Superfund Research Program
Sources of Airborne PCB Congeners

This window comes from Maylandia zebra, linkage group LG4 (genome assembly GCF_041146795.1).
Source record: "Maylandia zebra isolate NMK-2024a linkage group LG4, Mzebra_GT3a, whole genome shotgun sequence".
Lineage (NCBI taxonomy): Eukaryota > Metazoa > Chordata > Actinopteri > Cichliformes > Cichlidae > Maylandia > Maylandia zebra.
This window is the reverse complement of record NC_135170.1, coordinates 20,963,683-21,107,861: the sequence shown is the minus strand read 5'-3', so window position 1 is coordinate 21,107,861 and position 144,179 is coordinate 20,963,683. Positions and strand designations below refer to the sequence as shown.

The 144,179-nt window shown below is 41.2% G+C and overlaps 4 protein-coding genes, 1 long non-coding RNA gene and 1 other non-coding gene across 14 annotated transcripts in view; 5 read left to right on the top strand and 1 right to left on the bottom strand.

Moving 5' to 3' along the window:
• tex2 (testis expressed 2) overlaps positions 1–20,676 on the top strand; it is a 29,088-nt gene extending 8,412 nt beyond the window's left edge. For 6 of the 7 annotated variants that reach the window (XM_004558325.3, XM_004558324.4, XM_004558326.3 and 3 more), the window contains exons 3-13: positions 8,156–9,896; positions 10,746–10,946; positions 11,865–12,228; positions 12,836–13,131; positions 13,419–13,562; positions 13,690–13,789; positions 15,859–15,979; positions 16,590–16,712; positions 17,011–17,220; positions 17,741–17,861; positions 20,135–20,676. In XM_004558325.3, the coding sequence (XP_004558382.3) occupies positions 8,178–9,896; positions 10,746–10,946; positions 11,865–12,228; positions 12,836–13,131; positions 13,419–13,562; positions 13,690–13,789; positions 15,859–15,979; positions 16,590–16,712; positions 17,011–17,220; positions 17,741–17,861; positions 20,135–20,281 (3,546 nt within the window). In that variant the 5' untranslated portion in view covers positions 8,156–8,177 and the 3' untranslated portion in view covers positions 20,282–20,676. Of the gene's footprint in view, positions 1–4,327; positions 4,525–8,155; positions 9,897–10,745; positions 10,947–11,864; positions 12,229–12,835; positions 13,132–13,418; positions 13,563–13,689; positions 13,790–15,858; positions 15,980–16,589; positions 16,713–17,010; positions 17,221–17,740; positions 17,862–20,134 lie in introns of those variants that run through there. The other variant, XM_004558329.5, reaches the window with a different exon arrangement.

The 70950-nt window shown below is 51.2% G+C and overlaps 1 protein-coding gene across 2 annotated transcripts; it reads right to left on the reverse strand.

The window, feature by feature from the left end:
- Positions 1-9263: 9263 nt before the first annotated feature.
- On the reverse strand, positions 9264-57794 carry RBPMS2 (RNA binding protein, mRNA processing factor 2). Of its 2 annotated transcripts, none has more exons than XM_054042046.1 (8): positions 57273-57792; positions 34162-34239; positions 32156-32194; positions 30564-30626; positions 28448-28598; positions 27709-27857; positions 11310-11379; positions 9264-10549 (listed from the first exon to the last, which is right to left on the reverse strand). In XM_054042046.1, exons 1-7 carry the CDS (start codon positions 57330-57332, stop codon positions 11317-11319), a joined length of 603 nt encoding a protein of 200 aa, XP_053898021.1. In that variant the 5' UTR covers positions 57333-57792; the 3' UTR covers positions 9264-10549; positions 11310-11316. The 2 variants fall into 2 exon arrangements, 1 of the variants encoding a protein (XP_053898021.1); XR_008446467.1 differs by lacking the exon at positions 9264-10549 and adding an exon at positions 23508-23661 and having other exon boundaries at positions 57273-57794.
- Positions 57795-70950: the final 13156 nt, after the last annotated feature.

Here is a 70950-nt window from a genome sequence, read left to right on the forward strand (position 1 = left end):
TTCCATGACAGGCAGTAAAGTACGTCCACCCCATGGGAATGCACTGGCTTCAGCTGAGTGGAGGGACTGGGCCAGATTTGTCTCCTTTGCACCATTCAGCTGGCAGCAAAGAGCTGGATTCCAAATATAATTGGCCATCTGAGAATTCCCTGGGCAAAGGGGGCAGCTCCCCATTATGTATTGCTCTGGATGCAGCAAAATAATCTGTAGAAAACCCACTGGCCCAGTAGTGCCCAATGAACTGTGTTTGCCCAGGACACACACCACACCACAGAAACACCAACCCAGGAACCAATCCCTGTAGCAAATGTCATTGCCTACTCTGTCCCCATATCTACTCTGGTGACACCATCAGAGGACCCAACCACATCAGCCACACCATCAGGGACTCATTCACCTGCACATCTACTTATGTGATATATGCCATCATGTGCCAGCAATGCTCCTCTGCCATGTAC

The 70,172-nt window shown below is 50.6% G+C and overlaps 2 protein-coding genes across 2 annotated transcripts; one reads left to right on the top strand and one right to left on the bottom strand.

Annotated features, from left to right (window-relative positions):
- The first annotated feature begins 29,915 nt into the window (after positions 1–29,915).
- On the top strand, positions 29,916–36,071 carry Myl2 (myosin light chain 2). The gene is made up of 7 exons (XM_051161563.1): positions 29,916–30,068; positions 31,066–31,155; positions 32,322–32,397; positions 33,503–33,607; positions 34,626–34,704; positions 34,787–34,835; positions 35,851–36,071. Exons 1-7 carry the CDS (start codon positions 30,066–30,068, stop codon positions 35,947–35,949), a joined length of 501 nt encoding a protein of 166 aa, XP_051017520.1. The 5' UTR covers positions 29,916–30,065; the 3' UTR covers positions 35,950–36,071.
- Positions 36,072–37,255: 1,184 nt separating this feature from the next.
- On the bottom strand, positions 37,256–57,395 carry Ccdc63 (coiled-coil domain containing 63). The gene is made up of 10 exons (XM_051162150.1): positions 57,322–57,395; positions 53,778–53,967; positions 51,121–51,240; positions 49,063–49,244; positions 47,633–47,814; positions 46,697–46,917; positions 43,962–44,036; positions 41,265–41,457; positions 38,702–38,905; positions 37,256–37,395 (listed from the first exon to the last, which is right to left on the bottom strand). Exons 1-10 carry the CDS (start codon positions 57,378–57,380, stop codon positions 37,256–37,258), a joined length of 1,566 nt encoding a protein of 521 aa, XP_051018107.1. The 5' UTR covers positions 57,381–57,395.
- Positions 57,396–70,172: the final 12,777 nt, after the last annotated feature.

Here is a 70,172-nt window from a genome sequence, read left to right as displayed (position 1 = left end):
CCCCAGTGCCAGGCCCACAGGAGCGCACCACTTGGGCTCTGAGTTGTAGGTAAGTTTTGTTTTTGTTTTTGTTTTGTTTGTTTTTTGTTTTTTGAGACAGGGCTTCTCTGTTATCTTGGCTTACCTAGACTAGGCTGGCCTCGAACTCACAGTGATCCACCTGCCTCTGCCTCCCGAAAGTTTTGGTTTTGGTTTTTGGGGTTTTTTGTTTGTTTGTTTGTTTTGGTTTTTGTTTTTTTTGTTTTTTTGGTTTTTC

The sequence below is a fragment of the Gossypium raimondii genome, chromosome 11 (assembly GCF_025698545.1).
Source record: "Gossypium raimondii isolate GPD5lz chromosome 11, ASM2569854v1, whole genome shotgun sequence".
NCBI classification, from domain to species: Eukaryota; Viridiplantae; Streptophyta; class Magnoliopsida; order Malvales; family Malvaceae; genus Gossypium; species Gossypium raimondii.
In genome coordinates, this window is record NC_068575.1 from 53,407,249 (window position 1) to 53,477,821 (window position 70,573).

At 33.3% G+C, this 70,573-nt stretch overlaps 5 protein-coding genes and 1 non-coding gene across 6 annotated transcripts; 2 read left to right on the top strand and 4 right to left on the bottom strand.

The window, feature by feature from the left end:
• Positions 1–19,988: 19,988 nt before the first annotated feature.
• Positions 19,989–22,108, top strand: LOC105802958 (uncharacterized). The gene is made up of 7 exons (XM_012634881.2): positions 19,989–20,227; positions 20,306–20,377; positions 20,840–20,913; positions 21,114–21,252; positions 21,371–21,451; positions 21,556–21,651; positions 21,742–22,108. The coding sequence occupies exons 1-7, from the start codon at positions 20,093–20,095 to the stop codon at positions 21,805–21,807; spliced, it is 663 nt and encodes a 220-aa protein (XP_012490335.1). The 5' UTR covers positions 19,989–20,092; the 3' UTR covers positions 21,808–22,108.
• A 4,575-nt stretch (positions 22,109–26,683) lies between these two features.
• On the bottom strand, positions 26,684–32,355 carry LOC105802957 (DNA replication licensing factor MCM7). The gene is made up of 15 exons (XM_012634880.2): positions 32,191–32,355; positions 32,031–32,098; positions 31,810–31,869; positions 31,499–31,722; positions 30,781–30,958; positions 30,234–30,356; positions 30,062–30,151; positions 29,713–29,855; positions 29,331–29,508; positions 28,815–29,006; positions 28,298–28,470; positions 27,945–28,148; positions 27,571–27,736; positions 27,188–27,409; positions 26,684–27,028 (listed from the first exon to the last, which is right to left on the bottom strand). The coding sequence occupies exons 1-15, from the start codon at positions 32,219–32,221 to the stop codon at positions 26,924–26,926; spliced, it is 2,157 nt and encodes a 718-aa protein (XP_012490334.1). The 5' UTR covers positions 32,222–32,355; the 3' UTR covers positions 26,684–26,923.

In 2018, the Atmospheric Sources of PCB Congeners Project produced five reports about airborne sources of polychlorinated biphenyls (PCBs) and related compounds. For example, one paper describes Keri C. Hornbuckle, Ph.D., and her researchers' study of emissions of PCBs from the Indiana Harbor and Ship Canal where they deployed passive samplers in air and water simultaneously (Martinez et al., 2019). Another paper described a new method to determine the sampling rate and volume of air collected by passive samplers deployed indoors (Herkert et al., 2018b). Because no motors are needed, this novel method provides a more convenient, quiet, and accurate method for indoor sampling airborne PCBs. In addition, the researchers applied this method in a study of airborne PCBs in homes. Samplers were placed in sixteen homes and found airborne PCBs in each one. In several homes the researchers noticed an unusual signal of PCBs that was unrelated to their historical use. A new polyurethane foam based passive emission sampler (PUF-PES) was designed and used it to measure emissions of PCBs directly from flat surfaces in one of the homes. The researchers also discovered that the finished kitchen cabinets were a strong source of three PCB congeners. It was hypothesized that the polyester sealant used on the cabinets is the source and proposed a chemical pathway which may produce these three PCBs as inadvertent byproducts of the sealant manufacturing. This work attracted attention in the popular press, and motivated additional and ongoing studies on the importance of non-Aroclor sources of PCBs (Herkert et al., 2018c).